Glass is held in the rebate of a window frame with putty and small nails or panel pins. Before a broken pane of glass can be completely removed all putty and fixings around the outside edge of the glass will need to be removed. Removing the old putty can be an arduous task, but a job that has to be done. To remove the putty, use a hacking knife, this resembles a conventional knife but is made using a very strong and thick metal, which allows the Hacking Knifeback of the blade to be driven into the old putty with a hammer. I find that an old wood chisel is also handy for removing stubborn bits up to the rebate. Remove the old pins with pinchers, or, if not accessible, punch them below the surface. Then, using a hammer, carefully knock out the glass from the inside; stubborn pieces can be spriest out with pinchers or pliers, working always from the top, so that loose bits do not fall onto your arms or hands. Once this is done, clear the putty from behind where the glass was; you should now be down to the wood.

Putty is never ready to use straight out of the pot, so will first need to be prepared. To do this, remove a suitable amount from the container and knead it in your hands until it is soft, pliable and easy to work. This is very important, as hard or lumpy putty makes it difficult, if not impossible to work with. Continue doing this until a sufficient amount to complete the task is of the same consistency.  If the putty is too oily, wrap it first in newspaper to absorb some of the oiliness.

With a ball of putty in the palm of the hand, introduce it into the rebate using the thumb, and lay a continuous strip of bedding putty about 6mm thick all round the back of the rebate against which the glass will be placed. With the fixing pins and hammer to hand, place the glass into the rebate, bottom first, leaving an equal space all round the edges, and press it gently (from the edges) against the back putty, squeezing out the surplus putty until a thickness of about 2mm remains between the glass and the rebate, then place some packing pieces beneath it so that it does not slide down.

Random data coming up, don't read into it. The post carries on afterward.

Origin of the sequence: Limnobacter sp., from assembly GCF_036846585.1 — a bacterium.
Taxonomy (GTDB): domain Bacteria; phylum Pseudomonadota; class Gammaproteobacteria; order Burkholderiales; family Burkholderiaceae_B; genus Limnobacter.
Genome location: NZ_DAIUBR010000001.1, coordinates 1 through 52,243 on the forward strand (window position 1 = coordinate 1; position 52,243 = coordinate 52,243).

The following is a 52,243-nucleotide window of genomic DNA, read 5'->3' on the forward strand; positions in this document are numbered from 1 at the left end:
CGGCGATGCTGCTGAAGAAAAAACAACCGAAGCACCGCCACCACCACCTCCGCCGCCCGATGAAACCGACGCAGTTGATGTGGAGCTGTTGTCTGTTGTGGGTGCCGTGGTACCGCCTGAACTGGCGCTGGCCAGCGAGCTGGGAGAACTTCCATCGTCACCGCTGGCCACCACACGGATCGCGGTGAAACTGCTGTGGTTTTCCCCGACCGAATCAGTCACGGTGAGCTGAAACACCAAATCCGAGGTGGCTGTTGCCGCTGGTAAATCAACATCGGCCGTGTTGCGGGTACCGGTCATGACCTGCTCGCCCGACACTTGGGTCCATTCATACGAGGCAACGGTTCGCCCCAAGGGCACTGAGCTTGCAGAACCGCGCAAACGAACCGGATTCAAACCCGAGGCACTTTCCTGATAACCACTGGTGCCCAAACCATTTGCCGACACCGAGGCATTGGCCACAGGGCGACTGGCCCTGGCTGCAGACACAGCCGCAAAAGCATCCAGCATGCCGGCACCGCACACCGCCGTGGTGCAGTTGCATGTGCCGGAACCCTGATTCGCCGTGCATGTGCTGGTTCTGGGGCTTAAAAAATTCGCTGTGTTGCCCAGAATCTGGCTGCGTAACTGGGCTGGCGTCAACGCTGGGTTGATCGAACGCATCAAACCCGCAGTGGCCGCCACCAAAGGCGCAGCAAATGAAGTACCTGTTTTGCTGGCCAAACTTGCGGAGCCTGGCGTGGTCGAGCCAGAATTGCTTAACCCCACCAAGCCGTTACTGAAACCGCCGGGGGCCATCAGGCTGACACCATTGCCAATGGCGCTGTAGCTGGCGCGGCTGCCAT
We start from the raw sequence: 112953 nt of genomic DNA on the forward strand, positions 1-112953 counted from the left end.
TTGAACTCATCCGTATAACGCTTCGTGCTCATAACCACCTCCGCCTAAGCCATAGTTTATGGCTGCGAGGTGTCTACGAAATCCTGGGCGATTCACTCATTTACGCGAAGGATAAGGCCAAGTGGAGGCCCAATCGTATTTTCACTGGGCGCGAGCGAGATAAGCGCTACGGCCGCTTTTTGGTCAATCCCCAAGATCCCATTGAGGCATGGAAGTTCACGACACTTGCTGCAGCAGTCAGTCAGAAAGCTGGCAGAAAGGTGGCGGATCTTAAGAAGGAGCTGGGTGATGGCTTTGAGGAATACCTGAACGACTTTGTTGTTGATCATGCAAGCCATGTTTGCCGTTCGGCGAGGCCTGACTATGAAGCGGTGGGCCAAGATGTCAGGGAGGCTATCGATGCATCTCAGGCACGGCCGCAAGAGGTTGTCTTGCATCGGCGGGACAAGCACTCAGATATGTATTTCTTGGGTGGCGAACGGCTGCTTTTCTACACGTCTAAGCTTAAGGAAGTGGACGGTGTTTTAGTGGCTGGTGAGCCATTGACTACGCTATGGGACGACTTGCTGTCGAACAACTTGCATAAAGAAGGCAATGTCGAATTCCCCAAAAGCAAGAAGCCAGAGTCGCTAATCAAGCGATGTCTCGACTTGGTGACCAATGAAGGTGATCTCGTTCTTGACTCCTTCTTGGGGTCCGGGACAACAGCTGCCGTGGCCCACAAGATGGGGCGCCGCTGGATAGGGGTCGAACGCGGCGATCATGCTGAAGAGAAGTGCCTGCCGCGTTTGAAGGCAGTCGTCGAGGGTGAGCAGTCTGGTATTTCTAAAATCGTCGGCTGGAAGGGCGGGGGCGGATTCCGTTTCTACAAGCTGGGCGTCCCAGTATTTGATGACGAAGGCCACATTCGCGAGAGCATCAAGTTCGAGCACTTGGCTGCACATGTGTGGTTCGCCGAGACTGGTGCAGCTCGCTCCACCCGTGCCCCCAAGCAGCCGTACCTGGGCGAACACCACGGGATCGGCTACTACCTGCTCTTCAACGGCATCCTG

To fix the glass in place, tack panel pins into the side of the rebate, against the face of the glass, and using a small hammer, knock the pins in, and at the same time, keep the hammer touching the glass as you work, so that you do not knock the glass and break it. The pins should be driven into the rebate, while up to the glass and driven in vertically. A strip of weathering putty must now be placed around the outside of the pane.

Knead the putty in the hands as before, and lay a thick continuous strip into the angle of the rebate against the face of the glass. Lubricate the knife with water to keep the putty from sticking to it, and hold the putty knife in one corner of the window with the blade against the rebate and the tip resting on the glass at an angle, and cut the excess putty off all round the pane in one clean stroke, so that a slope is formed to allow the rainwater to run off, and tidy the corners with a square-ended putty knife to form a mitre. It may be necessary to do this a few times to get a consistent thickness of putty all around the glass.

After two to three weeks, the putty may be painted over, using an oil based undercoat and finishing coat to match the existing paintwork.

Top Tip: When re-painting, allow the brush to run over the putty and onto the face of the glass by about 3mm, as this will form a waterproof seal between the two materials.
1. Remove Putty
2. Remove Pins
3. Apply Putty
4. Secure Glass
5. Apply Putty
6. Point Putty

 

Detail showing glass panel in rebate with putty bed to underside and rear of the glass. Also showing pin inserted vertically so as not to damage glass.